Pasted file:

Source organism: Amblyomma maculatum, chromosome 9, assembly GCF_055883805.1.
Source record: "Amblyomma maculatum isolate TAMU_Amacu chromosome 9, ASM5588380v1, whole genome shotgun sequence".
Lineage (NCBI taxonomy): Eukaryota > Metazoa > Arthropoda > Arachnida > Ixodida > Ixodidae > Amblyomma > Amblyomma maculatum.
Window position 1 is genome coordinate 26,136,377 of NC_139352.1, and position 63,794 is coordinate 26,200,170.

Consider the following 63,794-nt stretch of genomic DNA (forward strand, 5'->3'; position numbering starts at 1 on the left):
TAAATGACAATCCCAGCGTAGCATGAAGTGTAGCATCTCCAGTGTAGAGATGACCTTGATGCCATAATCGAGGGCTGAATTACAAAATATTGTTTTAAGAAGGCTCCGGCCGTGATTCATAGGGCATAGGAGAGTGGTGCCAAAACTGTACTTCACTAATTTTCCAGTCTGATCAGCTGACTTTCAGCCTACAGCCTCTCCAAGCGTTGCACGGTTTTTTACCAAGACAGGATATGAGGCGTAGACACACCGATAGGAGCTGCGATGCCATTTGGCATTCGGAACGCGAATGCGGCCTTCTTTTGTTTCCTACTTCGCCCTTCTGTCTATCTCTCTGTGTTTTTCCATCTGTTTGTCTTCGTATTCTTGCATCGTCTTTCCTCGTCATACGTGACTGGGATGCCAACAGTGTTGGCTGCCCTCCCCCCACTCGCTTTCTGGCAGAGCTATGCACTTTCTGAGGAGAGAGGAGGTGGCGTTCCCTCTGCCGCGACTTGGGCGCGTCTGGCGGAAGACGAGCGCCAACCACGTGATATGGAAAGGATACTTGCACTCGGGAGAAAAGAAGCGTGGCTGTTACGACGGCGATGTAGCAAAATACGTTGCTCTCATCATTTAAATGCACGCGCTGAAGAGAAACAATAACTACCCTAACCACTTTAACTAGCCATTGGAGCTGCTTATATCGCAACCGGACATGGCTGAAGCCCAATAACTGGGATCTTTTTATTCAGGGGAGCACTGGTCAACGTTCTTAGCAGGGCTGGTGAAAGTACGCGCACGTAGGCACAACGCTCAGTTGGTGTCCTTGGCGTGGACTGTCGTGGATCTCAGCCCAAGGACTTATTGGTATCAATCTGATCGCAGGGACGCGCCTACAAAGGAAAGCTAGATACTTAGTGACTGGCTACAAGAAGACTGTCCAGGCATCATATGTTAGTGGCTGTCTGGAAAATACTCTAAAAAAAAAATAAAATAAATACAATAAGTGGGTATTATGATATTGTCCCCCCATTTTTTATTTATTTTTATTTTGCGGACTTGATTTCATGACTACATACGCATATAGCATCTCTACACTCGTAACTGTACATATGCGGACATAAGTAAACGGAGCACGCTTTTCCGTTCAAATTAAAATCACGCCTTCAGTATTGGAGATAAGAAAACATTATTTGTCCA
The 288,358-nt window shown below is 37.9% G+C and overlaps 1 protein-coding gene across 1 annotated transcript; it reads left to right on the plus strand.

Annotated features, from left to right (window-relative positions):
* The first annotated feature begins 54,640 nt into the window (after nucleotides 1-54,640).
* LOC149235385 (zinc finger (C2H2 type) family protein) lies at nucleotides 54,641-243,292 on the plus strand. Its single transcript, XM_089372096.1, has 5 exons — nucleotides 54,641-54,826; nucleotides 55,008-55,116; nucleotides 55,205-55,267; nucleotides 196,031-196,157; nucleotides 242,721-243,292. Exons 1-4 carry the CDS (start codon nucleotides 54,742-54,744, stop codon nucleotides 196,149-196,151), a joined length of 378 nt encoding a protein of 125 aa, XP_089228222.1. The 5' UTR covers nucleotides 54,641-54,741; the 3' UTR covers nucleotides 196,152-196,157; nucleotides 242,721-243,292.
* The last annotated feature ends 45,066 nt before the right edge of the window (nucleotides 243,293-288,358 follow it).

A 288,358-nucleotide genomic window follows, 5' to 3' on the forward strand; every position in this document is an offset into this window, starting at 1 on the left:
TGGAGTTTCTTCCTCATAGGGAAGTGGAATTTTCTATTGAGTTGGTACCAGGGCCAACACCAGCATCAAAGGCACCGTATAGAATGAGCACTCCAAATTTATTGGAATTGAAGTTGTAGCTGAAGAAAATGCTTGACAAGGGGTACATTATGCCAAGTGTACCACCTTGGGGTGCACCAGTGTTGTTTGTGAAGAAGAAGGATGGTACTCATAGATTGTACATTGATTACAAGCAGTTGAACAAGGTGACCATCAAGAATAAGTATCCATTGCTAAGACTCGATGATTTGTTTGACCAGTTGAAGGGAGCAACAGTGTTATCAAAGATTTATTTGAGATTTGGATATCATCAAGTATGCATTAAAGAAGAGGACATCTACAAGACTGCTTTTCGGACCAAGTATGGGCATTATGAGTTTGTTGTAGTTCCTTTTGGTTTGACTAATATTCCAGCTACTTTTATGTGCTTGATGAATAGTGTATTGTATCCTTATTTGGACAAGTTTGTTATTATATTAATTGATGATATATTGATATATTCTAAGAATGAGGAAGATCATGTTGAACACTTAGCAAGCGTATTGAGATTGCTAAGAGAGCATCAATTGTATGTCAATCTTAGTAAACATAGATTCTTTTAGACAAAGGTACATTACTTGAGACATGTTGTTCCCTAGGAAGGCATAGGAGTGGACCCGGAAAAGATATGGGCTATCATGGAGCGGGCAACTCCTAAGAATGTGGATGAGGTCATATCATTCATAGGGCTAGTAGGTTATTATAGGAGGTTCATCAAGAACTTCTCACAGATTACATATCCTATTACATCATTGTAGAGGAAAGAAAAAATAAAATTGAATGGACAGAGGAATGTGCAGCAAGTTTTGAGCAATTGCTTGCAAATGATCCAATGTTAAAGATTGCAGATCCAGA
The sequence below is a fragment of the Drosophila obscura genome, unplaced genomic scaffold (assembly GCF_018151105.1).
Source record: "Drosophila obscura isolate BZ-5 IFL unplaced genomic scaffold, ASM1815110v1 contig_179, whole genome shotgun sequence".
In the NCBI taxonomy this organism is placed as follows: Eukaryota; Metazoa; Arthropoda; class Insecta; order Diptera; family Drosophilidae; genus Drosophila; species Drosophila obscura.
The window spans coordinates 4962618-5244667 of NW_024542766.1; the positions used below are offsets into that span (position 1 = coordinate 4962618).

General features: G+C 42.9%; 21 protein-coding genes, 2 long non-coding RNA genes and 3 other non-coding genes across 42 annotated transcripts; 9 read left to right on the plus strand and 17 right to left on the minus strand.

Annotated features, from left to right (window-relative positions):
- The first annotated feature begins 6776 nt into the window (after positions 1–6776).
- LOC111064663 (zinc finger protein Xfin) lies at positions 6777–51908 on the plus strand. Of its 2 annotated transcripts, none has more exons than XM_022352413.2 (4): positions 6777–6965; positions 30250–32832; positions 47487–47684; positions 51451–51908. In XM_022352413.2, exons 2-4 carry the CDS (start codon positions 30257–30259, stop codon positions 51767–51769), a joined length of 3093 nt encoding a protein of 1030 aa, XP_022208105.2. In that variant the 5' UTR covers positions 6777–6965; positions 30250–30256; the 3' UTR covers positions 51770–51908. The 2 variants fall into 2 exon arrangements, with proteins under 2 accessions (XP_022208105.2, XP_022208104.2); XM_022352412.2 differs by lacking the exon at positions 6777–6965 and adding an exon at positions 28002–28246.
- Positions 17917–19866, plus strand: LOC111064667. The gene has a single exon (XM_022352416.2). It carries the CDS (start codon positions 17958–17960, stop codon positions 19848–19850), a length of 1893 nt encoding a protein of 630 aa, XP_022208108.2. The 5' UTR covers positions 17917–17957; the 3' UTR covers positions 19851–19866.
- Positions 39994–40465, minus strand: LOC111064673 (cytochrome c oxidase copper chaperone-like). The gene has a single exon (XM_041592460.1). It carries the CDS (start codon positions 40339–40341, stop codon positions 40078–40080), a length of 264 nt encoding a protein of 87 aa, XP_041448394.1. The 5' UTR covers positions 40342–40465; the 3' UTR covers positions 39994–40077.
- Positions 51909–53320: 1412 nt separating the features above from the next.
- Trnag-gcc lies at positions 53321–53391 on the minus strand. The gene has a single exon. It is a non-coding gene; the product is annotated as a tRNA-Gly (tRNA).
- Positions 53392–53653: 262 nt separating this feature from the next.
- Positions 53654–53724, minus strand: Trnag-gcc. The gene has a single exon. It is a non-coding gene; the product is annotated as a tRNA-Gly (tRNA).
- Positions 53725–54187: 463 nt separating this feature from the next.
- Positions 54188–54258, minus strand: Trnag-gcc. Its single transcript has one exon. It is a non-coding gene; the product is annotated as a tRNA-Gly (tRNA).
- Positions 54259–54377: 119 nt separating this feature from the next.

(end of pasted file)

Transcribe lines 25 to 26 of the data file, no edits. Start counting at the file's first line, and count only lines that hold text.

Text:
- Trnag-gcc lies at positions 53321–53391 on the minus strand. The gene has a single exon. It is a non-coding gene; the product is annotated as a tRNA-Gly (tRNA).
- Positions 53392–53653: 262 nt separating this feature from the next.